Efforts to improve public health through greater access to sanitation in Nairobi’s informal settlements
An outbreak of the Ebola virus has dominated health-related news coverage in recent days. It’s the largest Ebola outbreak ever and the first in West Africa. The disease has killed a combined total of more than 960 people in Guinea, Liberia, Sierra Leone and Nigeria during the current outbreak. The World Health Organization convened an ethic panel today (Monday) to examine the use of experimental medicines on persons found to be infected with the virus. WHO Director-General, Dr. Margaret Chan, will deliver a briefing to United Nations members in Geneva tomorrow.
Meanwhile, a much larger killer in Africa continues to take lives but with far less media attention. Disease resulting from inadequate access to safe sanitation is a leading cause of death throughout the continent. It’s an epidemic that’s preventable with proper infrastructure, something many informal settlements lack. Tanya Castle reports on efforts to prevent sanitation-related illnesses in two of Nairobi’s largest shantytowns.
The dirt road lined with barbershops, grocers, bars, schools and more leads in an out of one of Kenya’s largest slums. Approximately 700,000 people live in Mukuru in shacks made of plastic, cardboard, tarps and corrugated steal squeezed next to each other.
Until a few years ago, the only public toilets were pit latrines on the outskirts of the informal settlement. They dropped sewage right into the river below, says Anne, a Mukuru resident. It used to take Anne more than 15 minutes to walk to the rudimentary toilets. But now she uses a Fresh Life toilet that is only a few minutes from her house. Fresh Life toilets are stand-alone concrete units that are fixed in place close to houses.
The Kenya-based company Sanergy makes the toilets. They are manufactured in Mukuru and sold for around $600 each to individual micro-entrepreneurs, who in turn charge 4 shillings (about 5 cents) per use. Each day a Fresh Life team collects the sewage and takes it to a processing plant where it is turned into fertilizer. “The main advantage our facilities offer is they are very compact,” says David Auerbach, one of the co-founders of Sanergy. “They’re about one meter by one-and-a-half meters, so they can fit anywhere. And this is really important because it means we can get it close to where people are living and that’s important because one – obviously there’s huge convenience, but also safety.”
According to a report by Amnesty International: “The shortage of toilets and places to wash in the slums exacerbates women’s insecurity and heightens the risk of gender-based violence.”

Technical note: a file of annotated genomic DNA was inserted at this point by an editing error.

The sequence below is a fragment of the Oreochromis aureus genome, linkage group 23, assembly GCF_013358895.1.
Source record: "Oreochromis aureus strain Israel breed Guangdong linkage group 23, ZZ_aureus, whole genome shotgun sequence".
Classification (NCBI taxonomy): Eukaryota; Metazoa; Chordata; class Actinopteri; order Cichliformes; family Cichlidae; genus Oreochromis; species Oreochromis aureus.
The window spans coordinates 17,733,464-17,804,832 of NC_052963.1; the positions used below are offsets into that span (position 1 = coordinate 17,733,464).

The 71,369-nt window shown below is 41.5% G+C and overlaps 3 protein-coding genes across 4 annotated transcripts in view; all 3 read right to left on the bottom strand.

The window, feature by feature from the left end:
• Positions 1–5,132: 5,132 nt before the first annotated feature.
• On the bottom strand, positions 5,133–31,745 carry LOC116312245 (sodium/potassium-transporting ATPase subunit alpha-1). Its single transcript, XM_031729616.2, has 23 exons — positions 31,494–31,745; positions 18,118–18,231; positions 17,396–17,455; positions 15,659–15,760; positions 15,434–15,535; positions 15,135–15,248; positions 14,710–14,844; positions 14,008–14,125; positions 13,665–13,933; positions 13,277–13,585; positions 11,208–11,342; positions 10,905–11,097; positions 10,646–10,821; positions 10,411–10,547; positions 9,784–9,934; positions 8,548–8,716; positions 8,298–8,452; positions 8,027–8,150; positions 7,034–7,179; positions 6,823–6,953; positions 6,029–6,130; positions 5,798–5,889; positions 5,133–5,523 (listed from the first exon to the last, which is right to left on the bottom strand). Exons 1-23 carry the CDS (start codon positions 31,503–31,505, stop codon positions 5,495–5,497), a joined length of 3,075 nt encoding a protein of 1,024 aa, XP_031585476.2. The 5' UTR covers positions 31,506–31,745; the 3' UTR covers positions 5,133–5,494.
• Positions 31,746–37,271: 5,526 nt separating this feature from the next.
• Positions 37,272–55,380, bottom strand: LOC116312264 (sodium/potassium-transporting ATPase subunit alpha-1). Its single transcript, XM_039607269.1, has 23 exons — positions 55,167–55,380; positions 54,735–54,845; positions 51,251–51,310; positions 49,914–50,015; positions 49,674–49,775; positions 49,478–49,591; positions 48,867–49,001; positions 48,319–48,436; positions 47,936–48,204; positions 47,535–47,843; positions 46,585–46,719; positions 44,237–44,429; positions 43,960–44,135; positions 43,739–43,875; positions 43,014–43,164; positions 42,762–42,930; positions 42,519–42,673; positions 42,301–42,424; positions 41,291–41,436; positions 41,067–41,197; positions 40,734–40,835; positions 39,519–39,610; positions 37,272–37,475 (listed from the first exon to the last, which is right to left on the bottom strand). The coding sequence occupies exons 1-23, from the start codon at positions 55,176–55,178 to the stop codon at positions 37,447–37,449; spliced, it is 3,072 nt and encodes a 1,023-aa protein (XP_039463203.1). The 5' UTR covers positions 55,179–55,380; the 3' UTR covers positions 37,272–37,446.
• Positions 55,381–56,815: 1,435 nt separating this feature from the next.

Susan is a 23-year-old small businesswoman and Mukuru resident. She operates a kiosk and a Fresh Life toilet. “The other toilet was 3 shillings, it was cheaper but dirty,” she told FSRN. There are 420 Fresh Life toilets run by 220 micro entrepreneurs in Mukuru.
Across town is Kibera, Kenya’s largest slum, and one of the biggest in the world. It is home to approximately one million people. Kibera, like Mukuru, faces severe sanitation challenges. It is estimated there is one toilet for every 300 residents. But one Sweden-based company is bringing toilets into homes, one bag at a time.
Peepoople is a personal, single-use, self-sanitizing, fully biodegradable two-layer bag that serves as a toilet. The inner layer inactivates harmful pathogens and unfolds to form a funnel to make use easy. The outer layer forms a protective barrier for handling. Both layers compost into fertilizer. “All the toilets that exist in Kibera close at seven at night and reopen at seven in the morning,” says Camilla Wirseen, CEO of Peepoople-Kenya. “In between that area, people don’t have a toilet. So what do you do? You have to go to the toilet. It’s not a problem you can wait with so that’s when these flying toilets come in place.”
Until recently “flying toilets,” plastic bags full of urine and feces, lined the narrow dirt pathways between the shacks of Kibera. According to an NGO, approximately four million tons, or 90% of fecal sludge from Kenya’s slums, are discharged untreated into the environment every year. Each bag sells for four shillings and includes collection. “We started very, very slowly because we had to teach to go and sell one bag, one bag, one bag,” Patricia, one of Peepoople’s sales agents, told FSRN. “And me myself I was going to collect. Mind you, go and collect the uses. It was very difficult for us. The people could not even understand what we were talking about.”
Since launching in 2009, Peepoople has grown from 300 used bags collected daily to more than 5,000, preventing the dangerous discharge of fecal matter into the streets of Kibera.
Both Peepoople and Sanergy are working with the government to expand their operations and reach more low-income families in informal settlements across Kenya.
Photo: Fresh Life toilet kit. Credit: DIVatUSAID via Flickr. Used under Creative Commons license.